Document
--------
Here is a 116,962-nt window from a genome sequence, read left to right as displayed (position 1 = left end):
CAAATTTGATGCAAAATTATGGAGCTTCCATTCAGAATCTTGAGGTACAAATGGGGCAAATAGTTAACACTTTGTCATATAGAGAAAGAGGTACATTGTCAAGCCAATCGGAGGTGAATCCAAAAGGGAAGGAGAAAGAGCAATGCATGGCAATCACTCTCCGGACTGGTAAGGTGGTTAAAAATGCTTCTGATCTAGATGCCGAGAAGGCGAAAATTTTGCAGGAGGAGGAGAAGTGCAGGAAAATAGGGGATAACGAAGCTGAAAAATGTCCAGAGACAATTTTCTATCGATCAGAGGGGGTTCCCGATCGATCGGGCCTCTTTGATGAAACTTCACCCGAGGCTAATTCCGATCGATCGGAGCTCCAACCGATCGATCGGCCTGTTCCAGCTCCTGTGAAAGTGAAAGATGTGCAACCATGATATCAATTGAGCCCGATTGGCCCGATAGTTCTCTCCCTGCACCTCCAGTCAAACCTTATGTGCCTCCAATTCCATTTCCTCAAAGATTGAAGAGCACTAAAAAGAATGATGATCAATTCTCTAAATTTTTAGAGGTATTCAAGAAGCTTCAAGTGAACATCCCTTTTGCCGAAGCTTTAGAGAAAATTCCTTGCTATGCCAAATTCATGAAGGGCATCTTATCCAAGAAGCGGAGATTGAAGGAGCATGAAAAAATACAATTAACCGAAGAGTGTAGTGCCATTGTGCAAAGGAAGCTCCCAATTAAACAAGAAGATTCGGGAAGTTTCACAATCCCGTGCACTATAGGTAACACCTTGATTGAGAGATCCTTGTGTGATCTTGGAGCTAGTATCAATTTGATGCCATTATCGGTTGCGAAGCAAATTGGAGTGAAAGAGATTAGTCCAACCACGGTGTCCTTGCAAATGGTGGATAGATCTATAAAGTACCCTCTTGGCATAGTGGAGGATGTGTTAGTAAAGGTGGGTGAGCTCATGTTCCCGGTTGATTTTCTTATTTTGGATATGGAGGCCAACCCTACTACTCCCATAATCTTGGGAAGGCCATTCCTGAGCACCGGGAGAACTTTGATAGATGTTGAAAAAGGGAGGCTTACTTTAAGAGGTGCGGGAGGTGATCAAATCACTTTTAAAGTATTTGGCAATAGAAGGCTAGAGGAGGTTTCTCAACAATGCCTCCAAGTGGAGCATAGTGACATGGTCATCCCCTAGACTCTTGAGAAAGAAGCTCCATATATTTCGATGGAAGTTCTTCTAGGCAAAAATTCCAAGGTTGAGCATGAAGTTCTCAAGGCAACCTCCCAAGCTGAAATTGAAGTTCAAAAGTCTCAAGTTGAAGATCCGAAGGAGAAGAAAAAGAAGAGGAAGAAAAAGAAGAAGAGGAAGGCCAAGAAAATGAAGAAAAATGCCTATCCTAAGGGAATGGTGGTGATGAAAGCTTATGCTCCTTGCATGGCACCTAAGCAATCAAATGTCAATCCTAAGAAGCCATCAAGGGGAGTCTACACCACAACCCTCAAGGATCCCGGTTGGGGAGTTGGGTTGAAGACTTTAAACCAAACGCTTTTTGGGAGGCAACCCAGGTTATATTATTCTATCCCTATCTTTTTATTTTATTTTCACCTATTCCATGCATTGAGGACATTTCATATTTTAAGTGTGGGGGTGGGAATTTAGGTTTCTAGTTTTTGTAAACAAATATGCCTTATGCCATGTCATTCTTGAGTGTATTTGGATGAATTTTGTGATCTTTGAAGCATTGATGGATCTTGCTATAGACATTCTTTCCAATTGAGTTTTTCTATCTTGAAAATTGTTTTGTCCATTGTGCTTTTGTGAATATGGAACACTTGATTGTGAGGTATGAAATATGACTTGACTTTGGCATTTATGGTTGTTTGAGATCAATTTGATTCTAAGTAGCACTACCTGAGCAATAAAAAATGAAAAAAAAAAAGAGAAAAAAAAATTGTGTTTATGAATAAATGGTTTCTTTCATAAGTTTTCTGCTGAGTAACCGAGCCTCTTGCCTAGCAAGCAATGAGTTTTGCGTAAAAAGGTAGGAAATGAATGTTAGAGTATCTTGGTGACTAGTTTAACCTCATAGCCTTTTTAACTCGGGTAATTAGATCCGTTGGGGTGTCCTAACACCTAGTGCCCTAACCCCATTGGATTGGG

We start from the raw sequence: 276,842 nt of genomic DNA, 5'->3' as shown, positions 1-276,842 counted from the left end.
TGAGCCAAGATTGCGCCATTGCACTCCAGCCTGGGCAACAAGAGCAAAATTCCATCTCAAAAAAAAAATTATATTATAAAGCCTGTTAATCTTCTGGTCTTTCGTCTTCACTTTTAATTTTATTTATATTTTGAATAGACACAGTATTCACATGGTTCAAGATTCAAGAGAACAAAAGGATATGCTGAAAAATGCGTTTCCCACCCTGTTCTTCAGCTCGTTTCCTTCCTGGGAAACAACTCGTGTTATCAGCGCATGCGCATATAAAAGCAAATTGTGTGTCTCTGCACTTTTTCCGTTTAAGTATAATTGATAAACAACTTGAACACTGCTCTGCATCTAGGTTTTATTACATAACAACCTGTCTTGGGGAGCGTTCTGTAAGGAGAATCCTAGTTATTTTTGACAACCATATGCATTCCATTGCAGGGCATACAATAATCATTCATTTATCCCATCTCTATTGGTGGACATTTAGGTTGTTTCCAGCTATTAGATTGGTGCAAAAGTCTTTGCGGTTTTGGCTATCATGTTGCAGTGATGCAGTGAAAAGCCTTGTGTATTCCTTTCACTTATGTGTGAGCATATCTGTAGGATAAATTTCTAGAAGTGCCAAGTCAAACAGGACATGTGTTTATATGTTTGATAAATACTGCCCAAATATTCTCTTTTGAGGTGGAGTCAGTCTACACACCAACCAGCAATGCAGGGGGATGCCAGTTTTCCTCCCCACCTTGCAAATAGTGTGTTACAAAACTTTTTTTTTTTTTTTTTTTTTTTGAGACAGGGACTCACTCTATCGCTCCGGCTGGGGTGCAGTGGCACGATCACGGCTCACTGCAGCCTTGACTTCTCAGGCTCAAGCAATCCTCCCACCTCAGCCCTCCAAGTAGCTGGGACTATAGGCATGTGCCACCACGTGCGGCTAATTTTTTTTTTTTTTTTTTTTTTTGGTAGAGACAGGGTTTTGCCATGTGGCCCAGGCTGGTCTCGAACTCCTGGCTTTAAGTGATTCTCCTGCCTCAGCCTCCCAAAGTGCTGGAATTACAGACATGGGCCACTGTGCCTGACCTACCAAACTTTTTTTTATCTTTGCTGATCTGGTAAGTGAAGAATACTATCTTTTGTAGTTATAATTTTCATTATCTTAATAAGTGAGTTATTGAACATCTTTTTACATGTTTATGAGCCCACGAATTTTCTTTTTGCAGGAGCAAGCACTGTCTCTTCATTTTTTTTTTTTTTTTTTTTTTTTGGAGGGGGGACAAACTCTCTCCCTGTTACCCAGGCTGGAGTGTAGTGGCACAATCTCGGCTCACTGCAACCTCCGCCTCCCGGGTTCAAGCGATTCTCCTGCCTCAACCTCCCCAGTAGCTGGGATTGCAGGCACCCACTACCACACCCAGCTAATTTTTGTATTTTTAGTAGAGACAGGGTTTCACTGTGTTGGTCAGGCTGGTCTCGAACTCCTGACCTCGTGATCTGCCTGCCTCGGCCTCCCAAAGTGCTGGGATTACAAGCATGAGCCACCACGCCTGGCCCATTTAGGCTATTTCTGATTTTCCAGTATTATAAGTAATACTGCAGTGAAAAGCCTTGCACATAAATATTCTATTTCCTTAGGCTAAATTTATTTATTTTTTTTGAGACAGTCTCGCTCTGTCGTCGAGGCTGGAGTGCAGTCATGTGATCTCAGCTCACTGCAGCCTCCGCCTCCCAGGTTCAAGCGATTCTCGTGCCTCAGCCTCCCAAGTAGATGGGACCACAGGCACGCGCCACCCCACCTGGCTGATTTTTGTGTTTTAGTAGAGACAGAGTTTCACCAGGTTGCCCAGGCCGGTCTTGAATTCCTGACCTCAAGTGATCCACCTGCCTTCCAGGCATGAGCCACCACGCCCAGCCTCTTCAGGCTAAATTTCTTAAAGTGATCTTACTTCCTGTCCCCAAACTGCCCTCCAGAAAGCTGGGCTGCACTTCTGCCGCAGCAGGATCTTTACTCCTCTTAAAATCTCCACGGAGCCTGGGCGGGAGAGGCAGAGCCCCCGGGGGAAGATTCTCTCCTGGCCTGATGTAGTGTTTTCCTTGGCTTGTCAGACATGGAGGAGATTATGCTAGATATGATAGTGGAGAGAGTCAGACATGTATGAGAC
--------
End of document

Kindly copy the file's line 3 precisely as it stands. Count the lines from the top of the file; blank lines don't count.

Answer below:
We start from the raw sequence: 276,842 nt of genomic DNA, 5'->3' as shown, positions 1-276,842 counted from the left end.